But now that the Sidecar dust has settled, I want to share our experience with other players in the Apple ecosystem. My intent is two-fold: On a personal level, it’s therapeutic to reflect on how this has impacted our work. But more importantly, my hope is that by candidly sharing our story, I can pass along some of the painful insights we learned along the way — like how you can prevent getting sherlocked, and what to do if it happens to you.

  • The Halide blog has a great technical discussion on some of the software pipeline changes that make this year’s iPhone cameras the best ones yet. While there are some nice hardware changes (they have a piece on that, too) that contribute to the whole package, all the magic happens in software. Nearly every aspect of Apple’s software computational photography has been improved in the iPhone 11 and iPhone 11 Pro, all of which contributes to better photos than ever before.

You might’ve noticed two things from Apple’s iPhone announcement event and our blog post: the hardware changes seem fairly modest, with more attention directed at this generation’s software based processing. It’s true: The great advances in camera quality for these new iPhones are mostly to blame on advanced (and improved) software processing.

  • Apple CEO Tim Cook’s interview with People tells us about Cook’s plan to come out as gay, including what how he pitched the idea to Apple’s board of directors. That was five years ago, and Apple is now more supportive of minorities than ever before. Apple recently signed a petition in favour of DREAMers, it’s making strides in the often-overlooked area of supplier responsibility, and supports young children in their decision to come out.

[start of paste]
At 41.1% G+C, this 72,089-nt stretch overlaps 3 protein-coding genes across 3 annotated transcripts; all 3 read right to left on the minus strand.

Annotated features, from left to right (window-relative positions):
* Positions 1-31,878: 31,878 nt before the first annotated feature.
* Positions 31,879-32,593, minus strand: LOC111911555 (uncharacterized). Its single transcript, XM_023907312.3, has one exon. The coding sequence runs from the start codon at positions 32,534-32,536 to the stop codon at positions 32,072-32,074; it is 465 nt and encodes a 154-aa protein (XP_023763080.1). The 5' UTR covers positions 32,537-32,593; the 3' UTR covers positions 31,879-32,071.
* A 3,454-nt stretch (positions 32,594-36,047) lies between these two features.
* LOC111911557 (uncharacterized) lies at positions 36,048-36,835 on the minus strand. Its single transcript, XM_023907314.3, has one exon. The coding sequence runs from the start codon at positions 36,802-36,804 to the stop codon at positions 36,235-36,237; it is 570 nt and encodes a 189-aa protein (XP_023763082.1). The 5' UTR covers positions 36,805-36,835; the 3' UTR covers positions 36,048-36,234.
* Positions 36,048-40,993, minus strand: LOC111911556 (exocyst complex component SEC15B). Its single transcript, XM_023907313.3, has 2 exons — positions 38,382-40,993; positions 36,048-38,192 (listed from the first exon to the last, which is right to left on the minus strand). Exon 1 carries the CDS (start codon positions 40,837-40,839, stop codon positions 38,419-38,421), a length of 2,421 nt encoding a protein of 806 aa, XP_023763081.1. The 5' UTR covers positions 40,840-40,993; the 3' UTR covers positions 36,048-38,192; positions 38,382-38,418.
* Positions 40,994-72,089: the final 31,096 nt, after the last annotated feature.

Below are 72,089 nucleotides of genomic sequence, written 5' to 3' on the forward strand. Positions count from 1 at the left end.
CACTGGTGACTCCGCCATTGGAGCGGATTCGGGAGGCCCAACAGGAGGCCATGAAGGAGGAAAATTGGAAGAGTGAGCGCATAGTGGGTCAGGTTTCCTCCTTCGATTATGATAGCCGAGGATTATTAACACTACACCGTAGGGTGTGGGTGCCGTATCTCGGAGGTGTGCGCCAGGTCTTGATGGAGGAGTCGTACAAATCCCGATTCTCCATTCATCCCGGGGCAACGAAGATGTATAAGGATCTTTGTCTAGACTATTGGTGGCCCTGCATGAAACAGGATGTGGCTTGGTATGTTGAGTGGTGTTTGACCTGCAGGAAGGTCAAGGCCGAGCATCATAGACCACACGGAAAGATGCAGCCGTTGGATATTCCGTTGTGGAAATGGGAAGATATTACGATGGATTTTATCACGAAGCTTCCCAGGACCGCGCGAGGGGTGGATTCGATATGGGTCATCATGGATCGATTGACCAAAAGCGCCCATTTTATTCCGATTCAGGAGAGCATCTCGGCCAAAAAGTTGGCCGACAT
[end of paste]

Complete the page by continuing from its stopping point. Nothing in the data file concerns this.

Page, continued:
What he was doing was much more complex. Cook, 59, had decided to publish a column where he would share with the world that he was gay, making him the first, and until then only, leader of a Fortune 500 company to come out of the closet. Five years later, speaking slowly and with a slight smile, he says: "I have not regretted it for one minute. Not at all."

  • This month’s bonus piece is not really about Apple (they never are), but you should read this piece about Sayonara Wild Hearts, one of the most publicised Apple Arcade launch titles. Sayonara Wild Hearts has a great feature that I know a lot of people wish videogames had, in that if you fail a part a few times, you can skip it and continue with the rest of the experience. While other games might let you pick your own difficulty level, there’s no other difficulty levels in Sayonara Wild Hearts, so what it does by allowing players to graciously admit defeat lines up nicely with the game’s overall undertones of love and acceptance.

Sayonara Wild Hearts’ utter confidence is thus all the more admirable. With its intense fuschias and magentas, magical girl-esque transformations and aesthetics, pretty and girly pop music, and queer subtext, its identity is a proud antithesis to toxic misconceptions regarding videogames, difficulty, skill, and gender.